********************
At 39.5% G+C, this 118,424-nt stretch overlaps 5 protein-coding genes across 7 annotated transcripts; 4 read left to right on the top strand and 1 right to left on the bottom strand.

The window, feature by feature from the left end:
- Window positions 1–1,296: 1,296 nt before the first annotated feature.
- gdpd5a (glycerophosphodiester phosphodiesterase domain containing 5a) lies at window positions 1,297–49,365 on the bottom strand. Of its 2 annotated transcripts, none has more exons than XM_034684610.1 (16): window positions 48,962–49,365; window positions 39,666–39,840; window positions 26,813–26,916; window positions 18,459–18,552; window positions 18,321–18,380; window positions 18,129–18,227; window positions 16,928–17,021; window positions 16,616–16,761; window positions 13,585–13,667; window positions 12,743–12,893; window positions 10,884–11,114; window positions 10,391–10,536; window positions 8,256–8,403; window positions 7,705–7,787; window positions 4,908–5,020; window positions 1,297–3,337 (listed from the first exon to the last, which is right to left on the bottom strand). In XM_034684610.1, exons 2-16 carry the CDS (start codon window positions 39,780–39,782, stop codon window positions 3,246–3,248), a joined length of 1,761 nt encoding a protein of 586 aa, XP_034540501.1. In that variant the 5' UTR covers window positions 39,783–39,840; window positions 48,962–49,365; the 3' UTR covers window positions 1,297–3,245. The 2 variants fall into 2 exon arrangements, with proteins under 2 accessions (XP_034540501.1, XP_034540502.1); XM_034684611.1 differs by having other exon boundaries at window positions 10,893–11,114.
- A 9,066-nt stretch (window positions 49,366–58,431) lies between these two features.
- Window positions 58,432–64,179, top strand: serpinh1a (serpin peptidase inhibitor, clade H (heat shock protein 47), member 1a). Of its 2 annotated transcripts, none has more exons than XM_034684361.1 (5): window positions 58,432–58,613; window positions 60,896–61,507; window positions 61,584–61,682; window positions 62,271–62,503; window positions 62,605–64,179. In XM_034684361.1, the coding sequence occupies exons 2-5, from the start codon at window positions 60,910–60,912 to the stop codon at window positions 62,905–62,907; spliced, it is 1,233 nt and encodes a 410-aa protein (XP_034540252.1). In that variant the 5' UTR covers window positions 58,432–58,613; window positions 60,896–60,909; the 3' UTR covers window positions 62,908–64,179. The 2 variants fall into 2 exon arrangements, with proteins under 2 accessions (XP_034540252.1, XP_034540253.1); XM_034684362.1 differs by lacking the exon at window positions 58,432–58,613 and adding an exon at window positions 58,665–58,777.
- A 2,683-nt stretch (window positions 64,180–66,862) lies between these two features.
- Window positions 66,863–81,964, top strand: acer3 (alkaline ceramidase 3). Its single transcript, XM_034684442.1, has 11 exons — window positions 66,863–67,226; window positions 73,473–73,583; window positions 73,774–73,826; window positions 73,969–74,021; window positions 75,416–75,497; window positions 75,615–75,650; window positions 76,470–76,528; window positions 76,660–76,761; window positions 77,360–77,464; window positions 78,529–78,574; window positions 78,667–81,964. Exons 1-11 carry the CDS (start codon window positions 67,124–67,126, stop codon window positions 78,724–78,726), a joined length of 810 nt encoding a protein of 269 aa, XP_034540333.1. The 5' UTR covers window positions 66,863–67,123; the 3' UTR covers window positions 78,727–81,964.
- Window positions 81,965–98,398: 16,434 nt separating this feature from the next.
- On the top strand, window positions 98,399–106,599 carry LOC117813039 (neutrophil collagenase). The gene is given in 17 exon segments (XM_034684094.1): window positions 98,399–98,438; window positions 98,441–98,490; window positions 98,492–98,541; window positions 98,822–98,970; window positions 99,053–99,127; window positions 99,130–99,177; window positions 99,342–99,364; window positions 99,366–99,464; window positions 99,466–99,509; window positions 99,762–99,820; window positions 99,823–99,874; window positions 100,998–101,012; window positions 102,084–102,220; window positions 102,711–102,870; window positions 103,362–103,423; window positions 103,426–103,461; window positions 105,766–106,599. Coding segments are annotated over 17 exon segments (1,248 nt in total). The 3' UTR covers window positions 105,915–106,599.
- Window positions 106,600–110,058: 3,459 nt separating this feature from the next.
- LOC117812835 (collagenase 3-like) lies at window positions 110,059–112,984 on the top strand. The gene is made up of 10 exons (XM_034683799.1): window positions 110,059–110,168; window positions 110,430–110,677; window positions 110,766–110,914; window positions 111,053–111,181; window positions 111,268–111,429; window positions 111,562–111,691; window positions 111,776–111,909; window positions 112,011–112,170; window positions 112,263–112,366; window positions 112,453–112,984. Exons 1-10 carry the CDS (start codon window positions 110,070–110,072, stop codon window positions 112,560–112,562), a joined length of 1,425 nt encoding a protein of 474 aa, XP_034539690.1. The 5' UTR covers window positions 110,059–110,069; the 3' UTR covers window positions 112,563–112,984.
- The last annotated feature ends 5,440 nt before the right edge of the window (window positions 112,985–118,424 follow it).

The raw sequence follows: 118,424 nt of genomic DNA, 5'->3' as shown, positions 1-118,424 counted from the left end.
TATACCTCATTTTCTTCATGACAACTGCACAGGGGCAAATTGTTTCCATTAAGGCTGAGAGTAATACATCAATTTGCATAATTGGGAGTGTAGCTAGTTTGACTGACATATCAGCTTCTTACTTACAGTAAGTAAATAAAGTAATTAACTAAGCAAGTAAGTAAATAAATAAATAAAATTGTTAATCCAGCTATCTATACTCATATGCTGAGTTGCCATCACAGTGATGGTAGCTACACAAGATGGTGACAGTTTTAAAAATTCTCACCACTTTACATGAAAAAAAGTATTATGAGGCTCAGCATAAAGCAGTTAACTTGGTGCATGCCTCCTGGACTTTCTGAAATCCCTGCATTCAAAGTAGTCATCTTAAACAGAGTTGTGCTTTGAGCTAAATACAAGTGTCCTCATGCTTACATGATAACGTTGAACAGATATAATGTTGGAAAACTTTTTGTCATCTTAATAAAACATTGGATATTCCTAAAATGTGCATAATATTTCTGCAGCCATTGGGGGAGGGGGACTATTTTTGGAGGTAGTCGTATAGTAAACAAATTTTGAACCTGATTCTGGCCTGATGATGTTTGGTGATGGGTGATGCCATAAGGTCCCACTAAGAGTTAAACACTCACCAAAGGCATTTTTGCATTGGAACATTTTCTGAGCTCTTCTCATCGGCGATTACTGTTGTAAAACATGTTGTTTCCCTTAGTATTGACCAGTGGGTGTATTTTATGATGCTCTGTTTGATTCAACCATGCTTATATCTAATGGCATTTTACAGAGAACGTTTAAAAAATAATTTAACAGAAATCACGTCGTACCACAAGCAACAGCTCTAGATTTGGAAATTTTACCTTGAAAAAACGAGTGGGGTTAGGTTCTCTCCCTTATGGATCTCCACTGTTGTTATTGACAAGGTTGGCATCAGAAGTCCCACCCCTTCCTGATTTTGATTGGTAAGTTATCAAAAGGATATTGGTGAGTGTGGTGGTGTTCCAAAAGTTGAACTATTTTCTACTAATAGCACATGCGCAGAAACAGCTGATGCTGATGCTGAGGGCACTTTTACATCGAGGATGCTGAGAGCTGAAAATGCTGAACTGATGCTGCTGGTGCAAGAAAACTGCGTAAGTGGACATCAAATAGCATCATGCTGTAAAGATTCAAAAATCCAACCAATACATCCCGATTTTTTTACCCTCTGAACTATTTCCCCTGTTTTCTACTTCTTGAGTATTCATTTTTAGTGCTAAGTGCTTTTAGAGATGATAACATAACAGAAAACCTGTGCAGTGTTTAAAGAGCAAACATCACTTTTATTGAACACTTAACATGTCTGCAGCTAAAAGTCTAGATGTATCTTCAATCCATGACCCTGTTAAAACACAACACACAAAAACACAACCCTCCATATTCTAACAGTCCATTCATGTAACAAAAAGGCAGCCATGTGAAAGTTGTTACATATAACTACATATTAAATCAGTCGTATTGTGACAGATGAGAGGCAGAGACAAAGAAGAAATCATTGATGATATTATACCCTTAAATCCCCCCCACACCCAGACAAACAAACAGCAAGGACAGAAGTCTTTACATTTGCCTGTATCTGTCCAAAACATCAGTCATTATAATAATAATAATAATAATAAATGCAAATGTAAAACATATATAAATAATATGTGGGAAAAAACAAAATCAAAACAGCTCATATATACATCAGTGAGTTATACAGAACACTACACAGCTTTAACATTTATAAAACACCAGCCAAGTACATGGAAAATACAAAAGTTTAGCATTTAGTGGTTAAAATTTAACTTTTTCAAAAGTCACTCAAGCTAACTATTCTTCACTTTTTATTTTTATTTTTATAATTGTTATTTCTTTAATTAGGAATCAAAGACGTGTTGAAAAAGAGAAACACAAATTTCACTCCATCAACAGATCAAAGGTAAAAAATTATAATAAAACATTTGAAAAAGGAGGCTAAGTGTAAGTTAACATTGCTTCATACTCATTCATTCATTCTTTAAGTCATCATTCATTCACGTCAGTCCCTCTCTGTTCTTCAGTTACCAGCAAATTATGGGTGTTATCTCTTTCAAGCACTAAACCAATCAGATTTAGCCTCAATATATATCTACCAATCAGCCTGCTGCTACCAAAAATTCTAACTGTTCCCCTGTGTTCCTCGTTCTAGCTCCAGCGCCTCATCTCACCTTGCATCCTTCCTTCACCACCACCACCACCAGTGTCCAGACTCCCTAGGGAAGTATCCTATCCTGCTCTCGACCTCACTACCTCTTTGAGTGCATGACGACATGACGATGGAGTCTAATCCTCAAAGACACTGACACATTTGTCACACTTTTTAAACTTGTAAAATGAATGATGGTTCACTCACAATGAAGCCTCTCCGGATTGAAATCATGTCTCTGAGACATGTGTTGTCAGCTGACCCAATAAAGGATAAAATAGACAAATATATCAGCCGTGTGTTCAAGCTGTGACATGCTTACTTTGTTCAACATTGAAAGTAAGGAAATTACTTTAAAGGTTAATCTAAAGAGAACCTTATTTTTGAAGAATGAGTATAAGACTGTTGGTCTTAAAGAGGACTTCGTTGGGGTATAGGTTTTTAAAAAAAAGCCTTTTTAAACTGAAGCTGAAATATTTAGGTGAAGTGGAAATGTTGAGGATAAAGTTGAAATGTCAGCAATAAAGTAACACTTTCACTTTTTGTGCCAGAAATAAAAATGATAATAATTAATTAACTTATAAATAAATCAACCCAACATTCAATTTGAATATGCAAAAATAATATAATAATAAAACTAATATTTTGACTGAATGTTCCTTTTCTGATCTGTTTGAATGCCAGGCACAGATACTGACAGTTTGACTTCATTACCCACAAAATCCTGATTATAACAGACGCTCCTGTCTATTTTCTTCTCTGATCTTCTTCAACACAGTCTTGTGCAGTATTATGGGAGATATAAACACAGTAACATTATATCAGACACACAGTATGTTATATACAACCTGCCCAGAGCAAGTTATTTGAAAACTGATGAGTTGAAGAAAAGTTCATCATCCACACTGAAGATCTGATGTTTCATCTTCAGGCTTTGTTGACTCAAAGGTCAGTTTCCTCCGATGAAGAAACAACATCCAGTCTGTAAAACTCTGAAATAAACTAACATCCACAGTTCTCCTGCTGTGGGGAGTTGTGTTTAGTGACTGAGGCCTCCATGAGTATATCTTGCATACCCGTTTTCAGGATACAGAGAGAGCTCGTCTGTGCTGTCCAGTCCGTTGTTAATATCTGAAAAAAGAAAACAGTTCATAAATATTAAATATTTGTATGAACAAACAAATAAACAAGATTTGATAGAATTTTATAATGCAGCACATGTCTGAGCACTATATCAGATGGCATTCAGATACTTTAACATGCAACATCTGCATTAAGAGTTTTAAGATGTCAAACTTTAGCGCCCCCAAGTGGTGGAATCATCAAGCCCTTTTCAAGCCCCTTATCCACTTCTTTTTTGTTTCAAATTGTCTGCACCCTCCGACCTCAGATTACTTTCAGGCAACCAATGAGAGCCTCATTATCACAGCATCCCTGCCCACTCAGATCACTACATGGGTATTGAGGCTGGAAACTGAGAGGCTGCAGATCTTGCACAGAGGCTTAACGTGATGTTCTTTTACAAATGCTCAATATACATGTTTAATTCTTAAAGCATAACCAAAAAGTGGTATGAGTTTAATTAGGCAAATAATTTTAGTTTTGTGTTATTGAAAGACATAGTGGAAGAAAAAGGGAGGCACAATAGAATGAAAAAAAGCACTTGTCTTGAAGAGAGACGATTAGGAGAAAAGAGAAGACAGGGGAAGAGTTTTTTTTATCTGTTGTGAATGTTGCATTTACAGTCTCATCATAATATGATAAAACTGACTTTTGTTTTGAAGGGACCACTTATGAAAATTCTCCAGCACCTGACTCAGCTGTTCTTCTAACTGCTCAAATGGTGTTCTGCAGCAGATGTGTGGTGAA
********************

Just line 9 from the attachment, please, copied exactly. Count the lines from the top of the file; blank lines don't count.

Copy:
- Window positions 81,965–98,398: 16,434 nt separating this feature from the next.